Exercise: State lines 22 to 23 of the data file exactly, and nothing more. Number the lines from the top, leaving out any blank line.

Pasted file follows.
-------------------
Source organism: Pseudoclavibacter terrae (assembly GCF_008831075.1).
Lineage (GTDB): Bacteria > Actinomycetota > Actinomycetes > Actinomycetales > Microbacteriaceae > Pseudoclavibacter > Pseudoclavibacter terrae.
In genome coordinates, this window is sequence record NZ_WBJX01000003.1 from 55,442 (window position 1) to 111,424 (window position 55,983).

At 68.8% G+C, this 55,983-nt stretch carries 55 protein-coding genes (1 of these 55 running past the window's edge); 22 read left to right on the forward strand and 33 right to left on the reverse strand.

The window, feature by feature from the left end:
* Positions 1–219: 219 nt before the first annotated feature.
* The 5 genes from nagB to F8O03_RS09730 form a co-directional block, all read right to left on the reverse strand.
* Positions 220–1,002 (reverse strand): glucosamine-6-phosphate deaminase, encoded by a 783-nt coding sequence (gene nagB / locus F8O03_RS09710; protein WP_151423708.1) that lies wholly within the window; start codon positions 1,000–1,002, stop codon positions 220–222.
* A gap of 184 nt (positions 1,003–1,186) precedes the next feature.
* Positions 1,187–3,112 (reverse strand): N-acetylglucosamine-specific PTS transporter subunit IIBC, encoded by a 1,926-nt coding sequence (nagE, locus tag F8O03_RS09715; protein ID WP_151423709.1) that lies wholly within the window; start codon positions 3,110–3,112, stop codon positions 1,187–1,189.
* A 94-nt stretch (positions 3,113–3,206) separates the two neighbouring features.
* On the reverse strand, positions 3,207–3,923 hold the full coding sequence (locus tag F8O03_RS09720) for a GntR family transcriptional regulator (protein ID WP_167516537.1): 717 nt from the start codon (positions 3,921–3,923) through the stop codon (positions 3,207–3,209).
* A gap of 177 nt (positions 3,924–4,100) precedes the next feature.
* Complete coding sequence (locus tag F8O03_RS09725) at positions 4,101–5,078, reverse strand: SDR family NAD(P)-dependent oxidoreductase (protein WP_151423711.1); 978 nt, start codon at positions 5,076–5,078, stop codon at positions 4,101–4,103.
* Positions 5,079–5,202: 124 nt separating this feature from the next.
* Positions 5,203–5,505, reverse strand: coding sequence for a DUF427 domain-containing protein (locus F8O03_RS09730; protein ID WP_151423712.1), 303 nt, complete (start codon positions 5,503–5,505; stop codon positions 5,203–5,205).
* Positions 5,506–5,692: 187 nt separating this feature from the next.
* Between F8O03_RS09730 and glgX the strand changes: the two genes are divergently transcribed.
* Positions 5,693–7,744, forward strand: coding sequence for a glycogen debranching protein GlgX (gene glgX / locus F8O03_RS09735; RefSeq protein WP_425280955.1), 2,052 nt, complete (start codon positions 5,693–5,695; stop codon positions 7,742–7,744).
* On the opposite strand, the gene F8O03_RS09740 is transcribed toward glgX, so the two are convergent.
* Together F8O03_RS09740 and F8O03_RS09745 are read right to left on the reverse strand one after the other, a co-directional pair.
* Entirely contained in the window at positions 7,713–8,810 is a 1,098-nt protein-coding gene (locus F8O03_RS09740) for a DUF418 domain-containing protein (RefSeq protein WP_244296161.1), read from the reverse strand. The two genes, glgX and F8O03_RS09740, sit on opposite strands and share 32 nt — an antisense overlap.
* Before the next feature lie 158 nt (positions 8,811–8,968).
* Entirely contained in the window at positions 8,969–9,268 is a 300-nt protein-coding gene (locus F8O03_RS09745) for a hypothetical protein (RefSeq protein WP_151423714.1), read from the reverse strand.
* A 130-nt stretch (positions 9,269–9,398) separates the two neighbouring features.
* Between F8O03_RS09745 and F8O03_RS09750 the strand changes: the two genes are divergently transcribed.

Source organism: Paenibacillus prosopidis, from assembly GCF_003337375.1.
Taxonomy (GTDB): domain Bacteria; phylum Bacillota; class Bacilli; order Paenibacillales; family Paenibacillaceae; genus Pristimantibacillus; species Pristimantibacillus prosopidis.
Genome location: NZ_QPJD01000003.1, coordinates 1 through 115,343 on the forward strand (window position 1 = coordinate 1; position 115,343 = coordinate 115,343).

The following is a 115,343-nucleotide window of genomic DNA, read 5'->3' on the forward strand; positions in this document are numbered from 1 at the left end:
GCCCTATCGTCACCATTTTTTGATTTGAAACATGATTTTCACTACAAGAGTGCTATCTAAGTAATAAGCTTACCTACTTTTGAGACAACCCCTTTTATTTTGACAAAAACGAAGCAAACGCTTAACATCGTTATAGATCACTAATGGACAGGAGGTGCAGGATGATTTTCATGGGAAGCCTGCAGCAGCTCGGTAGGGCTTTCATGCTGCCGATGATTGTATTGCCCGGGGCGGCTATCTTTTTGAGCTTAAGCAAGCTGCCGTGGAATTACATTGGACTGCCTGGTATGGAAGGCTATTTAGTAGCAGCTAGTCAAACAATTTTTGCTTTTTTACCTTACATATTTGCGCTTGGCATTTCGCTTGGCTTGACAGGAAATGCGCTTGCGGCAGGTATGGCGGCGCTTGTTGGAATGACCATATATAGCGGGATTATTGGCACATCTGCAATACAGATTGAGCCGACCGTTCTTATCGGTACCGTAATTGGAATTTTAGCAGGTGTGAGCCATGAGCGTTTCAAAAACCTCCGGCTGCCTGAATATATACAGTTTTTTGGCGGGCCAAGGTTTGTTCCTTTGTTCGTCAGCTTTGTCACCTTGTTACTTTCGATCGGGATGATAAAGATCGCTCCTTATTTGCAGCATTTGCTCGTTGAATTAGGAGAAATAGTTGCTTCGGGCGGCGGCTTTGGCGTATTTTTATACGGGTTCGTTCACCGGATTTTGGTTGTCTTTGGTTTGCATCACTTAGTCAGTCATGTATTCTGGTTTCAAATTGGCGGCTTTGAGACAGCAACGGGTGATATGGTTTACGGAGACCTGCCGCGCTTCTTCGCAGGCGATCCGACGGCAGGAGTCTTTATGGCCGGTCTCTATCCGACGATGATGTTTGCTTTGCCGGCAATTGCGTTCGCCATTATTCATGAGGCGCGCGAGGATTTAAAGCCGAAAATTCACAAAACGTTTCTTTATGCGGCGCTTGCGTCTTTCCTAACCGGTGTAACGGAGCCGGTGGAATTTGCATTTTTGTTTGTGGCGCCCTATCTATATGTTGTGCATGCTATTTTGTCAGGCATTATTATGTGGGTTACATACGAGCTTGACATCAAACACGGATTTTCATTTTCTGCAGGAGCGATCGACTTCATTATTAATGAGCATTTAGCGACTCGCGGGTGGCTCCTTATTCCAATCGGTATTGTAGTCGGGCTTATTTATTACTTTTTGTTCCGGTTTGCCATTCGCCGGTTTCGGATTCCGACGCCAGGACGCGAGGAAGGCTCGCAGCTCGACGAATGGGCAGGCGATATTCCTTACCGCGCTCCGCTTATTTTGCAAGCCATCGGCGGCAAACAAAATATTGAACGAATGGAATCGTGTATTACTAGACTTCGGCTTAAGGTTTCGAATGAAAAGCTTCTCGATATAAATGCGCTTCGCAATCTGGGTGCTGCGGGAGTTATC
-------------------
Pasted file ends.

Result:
* Entirely contained in the window at positions 7,713–8,810 is a 1,098-nt protein-coding gene (locus F8O03_RS09740) for a DUF418 domain-containing protein (RefSeq protein WP_244296161.1), read from the reverse strand. The two genes, glgX and F8O03_RS09740, sit on opposite strands and share 32 nt — an antisense overlap.
* Before the next feature lie 158 nt (positions 8,811–8,968).